- Adam Rosenlund
This time last year, health care providers who reported flu cases to the Idaho Department of Health and Welfare said 6 percent of patient visits were flu-related—down from an 8 percent high at the end of December 2014. By the end of January 2016, just under 1 percent of visits were flu-related. The 2015-2016 flu season is—knock on wood—one of the mildest in years.
"Compared to the last three flu seasons, we still haven't seen much of a rise in flu activity at all," said IDHW Influenza Surveillance Coordinator Dr. Leslie Tengelsen. "Normally flu seasons pick up after the Christmas holiday and in the last three years, they've really been hammering mid- to late-December and into January."
Every year, 3 million-5 million people contract the flu and between 250,000-500,000 people die, according to the World Health Organization. In Idaho, dozens of people may die from complications.
Tengelsen files weekly reports on Idaho influenza activity during the flu season using data pulled from medical providers across the state. Flu isn't one of the diseases on the state's reportable database—which includes diseases like Ebola, Colorado fever and HIV/AIDS—but labs across the state provide her with data about what strains of influenza are active in Idaho at any given time. She also reports on fatalities from the disease.
- Idaho flu-related fatalities by season.
The exact reasons why some flu seasons are deadly and others comparatively mild continue to baffle researchers, but they're aware of a few factors that contribute to a season's flu severity. These include the incidence of exotic strains of the virus that migrate from animal to human populations and whether available vaccines are a good match for the strains of flu circulating in a given year.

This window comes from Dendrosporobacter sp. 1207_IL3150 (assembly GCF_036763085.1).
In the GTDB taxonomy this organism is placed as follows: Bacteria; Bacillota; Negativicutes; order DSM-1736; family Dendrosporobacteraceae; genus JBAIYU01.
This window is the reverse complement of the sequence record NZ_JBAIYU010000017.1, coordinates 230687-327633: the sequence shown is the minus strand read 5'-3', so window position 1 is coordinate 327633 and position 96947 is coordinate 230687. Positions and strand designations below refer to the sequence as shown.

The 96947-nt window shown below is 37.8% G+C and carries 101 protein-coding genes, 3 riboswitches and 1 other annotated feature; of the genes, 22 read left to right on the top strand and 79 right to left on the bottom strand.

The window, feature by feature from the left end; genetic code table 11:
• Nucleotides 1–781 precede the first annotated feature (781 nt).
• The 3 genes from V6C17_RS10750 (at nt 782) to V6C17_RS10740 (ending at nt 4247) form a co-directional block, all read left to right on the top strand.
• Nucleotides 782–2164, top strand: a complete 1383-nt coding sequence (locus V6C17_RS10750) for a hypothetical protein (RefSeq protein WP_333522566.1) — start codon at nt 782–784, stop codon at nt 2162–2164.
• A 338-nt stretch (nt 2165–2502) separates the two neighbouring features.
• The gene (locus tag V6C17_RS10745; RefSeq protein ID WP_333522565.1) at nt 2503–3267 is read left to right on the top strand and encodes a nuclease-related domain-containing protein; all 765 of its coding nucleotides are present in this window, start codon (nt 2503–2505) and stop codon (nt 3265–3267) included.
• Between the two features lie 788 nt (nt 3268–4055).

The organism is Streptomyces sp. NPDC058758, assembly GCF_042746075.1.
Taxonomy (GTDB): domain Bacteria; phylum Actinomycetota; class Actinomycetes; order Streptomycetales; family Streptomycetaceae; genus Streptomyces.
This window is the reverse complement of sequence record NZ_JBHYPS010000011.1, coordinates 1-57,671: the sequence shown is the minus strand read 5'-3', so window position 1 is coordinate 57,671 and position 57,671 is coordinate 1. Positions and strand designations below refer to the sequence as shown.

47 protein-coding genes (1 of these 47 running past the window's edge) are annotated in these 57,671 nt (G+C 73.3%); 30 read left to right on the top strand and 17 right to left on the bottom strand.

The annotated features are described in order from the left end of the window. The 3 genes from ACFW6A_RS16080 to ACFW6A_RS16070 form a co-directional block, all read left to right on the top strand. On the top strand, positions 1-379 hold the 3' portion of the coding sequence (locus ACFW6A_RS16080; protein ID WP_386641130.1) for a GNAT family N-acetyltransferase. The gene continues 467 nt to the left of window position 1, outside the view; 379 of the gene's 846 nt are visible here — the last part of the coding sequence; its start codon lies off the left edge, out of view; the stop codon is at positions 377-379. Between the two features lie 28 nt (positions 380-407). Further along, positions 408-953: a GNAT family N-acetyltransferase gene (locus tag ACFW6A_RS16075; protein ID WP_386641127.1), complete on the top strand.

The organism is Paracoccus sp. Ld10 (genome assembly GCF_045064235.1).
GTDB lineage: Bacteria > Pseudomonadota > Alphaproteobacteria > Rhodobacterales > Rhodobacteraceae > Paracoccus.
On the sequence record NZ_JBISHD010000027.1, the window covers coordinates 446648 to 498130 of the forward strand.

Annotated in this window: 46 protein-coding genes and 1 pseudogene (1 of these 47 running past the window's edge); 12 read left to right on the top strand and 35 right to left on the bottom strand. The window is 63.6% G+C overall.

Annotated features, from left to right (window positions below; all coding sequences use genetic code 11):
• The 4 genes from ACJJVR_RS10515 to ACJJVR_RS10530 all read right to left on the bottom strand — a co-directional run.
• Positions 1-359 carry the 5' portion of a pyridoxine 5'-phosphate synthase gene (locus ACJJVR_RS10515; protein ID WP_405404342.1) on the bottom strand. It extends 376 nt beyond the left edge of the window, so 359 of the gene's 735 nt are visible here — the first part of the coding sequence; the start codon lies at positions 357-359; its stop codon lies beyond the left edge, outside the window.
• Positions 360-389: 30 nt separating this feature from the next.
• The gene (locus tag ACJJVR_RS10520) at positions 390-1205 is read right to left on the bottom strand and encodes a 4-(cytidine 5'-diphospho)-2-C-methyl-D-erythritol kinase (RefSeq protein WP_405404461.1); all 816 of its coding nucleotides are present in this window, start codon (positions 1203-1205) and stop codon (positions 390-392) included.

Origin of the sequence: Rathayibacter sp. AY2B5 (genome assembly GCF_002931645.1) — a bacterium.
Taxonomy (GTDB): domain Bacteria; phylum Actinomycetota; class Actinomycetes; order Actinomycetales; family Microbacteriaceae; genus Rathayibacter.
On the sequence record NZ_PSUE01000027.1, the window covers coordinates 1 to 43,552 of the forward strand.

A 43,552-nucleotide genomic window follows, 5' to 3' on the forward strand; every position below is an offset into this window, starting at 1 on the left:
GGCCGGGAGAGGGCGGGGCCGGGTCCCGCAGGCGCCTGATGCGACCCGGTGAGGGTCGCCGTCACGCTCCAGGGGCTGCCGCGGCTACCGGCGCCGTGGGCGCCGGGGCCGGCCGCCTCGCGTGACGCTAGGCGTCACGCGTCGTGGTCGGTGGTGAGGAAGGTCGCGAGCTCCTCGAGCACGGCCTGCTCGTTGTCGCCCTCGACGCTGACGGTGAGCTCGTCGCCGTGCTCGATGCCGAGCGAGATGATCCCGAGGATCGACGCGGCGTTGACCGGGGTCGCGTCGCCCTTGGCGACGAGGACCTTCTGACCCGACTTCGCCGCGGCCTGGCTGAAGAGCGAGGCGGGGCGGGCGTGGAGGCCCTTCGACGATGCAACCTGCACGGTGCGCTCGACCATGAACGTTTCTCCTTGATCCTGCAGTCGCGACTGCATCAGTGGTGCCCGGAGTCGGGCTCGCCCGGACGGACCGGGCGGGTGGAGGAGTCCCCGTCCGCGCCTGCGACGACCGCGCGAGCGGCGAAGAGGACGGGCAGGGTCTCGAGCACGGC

"This year the vaccine was considered a very good match to the flu viruses that are circulating out there. It's just a quieter year and we're thankful for that," Tengelsen said.
Every year, scientists around the world gather data and study circulating viruses to come up with vaccines applicable to their communities. They generate huge amounts of information and have access to laboratories, sophisticated modeling computers and research tools, but having enough doses of vaccines means health officials prepare for flu seasons months and sometimes years in advance. That means taking a gamble. Scientists must project what viruses will be most prevalent and develop vaccines accordingly—sometimes they project wrong. That's what happened in late 2014 and early 2015, when the "match" between the vaccine and active viruses was poor.
"Last year was a terrible match and we had a lot of deaths," Tengelsen said.
Regardless of whether a flu vaccine is well matched to a given year's strain, Tengelsen said getting a flu shot can reduce the severity of illness in individuals and protect people with less immunity, like the immunocompromised, the young and the elderly.
Unlike many other vaccines, such as MMR or polio, which are effective against illness for years, the flu vaccine is most effective the year in which it was administered. The other reason vaccines are important is herd immunity: The principle that someone who is unable to get a flu shot is protected by an inoculated community's immunity.
Despite what Tenglesen and other public health officials say about the value of vaccinations, the Gem State has one of the highest childhood vaccine exemption rates in the U.S., with many Idahoans objecting to vaccines on philosophical grounds. During the 2014-2015 school year, Idaho's childhood vaccination exemption rate was 6.5 percent, or 1,432 students. Bonner County, in the Idaho panhandle, reported a 20.6 percent exemption rate and several other counties have exemption rates well above 10 percent.
"Vaccination is really important for you, the individual, who receives vaccines," Tengelsen said. "It may prevent you from getting ill or reduce the severity in you. The other reason people should get vaccinated is you might spend time with your grandmother who, if you carry the flu virus around, might get so sick that she dies. It provides protection in the community; it prevents other people from getting sick."